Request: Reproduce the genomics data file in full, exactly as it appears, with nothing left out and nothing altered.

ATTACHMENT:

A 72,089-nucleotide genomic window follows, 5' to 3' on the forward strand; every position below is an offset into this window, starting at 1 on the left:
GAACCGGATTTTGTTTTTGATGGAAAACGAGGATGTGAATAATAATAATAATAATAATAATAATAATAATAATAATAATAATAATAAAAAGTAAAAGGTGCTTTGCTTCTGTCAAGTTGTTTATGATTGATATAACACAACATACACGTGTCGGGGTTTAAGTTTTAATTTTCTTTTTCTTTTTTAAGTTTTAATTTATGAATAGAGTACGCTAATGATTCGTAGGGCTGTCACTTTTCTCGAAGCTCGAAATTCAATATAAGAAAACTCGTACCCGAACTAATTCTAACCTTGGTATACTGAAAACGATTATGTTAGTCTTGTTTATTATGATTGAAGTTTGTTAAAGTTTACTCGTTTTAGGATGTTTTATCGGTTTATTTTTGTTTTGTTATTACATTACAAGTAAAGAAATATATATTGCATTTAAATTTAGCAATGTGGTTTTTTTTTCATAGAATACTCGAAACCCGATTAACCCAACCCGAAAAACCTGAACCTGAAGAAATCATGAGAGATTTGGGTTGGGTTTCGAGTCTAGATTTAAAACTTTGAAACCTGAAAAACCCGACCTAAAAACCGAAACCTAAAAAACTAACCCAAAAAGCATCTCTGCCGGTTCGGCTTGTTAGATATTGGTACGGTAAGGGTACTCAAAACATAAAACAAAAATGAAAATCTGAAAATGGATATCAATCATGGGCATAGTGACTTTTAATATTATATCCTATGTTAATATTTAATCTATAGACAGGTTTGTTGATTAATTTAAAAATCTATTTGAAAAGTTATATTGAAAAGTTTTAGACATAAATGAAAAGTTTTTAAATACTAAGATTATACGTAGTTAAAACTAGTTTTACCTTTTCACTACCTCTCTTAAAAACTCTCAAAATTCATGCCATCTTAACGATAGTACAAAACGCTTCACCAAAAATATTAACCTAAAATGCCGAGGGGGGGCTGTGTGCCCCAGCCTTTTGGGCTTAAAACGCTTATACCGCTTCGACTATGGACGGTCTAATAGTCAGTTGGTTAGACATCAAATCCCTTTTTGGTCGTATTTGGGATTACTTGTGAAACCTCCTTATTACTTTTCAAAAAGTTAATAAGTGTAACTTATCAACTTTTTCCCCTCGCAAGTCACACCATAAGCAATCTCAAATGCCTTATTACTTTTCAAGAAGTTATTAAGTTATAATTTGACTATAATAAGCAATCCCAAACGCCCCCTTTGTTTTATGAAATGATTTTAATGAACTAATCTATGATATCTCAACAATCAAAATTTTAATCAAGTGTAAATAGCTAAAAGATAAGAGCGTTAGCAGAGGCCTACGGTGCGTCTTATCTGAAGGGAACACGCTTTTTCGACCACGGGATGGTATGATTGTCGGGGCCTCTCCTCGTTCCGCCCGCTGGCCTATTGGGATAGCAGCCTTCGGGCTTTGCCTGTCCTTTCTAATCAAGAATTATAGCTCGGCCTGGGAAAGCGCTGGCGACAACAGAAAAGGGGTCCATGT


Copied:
A 72,089-nucleotide genomic window follows, 5' to 3' on the forward strand; every position below is an offset into this window, starting at 1 on the left:
GAACCGGATTTTGTTTTTGATGGAAAACGAGGATGTGAATAATAATAATAATAATAATAATAATAATAATAATAATAATAATAATAAAAAGTAAAAGGTGCTTTGCTTCTGTCAAGTTGTTTATGATTGATATAACACAACATACACGTGTCGGGGTTTAAGTTTTAATTTTCTTTTTCTTTTTTAAGTTTTAATTTATGAATAGAGTACGCTAATGATTCGTAGGGCTGTCACTTTTCTCGAAGCTCGAAATTCAATATAAGAAAACTCGTACCCGAACTAATTCTAACCTTGGTATACTGAAAACGATTATGTTAGTCTTGTTTATTATGATTGAAGTTTGTTAAAGTTTACTCGTTTTAGGATGTTTTATCGGTTTATTTTTGTTTTGTTATTACATTACAAGTAAAGAAATATATATTGCATTTAAATTTAGCAATGTGGTTTTTTTTTCATAGAATACTCGAAACCCGATTAACCCAACCCGAAAAACCTGAACCTGAAGAAATCATGAGAGATTTGGGTTGGGTTTCGAGTCTAGATTTAAAACTTTGAAACCTGAAAAACCCGACCTAAAAACCGAAACCTAAAAAACTAACCCAAAAAGCATCTCTGCCGGTTCGGCTTGTTAGATATTGGTACGGTAAGGGTACTCAAAACATAAAACAAAAATGAAAATCTGAAAATGGATATCAATCATGGGCATAGTGACTTTTAATATTATATCCTATGTTAATATTTAATCTATAGACAGGTTTGTTGATTAATTTAAAAATCTATTTGAAAAGTTATATTGAAAAGTTTTAGACATAAATGAAAAGTTTTTAAATACTAAGATTATACGTAGTTAAAACTAGTTTTACCTTTTCACTACCTCTCTTAAAAACTCTCAAAATTCATGCCATCTTAACGATAGTACAAAACGCTTCACCAAAAATATTAACCTAAAATGCCGAGGGGGGGCTGTGTGCCCCAGCCTTTTGGGCTTAAAACGCTTATACCGCTTCGACTATGGACGGTCTAATAGTCAGTTGGTTAGACATCAAATCCCTTTTTGGTCGTATTTGGGATTACTTGTGAAACCTCCTTATTACTTTTCAAAAAGTTAATAAGTGTAACTTATCAACTTTTTCCCCTCGCAAGTCACACCATAAGCAATCTCAAATGCCTTATTACTTTTCAAGAAGTTATTAAGTTATAATTTGACTATAATAAGCAATCCCAAACGCCCCCTTTGTTTTATGAAATGATTTTAATGAACTAATCTATGATATCTCAACAATCAAAATTTTAATCAAGTGTAAATAGCTAAAAGATAAGAGCGTTAGCAGAGGCCTACGGTGCGTCTTATCTGAAGGGAACACGCTTTTTCGACCACGGGATGGTATGATTGTCGGGGCCTCTCCTCGTTCCGCCCGCTGGCCTATTGGGATAGCAGCCTTCGGGCTTTGCCTGTCCTTTCTAATCAAGAATTATAGCTCGGCCTGGGAAAGCGCTGGCGACAACAGAAAAGGGGTCCATGT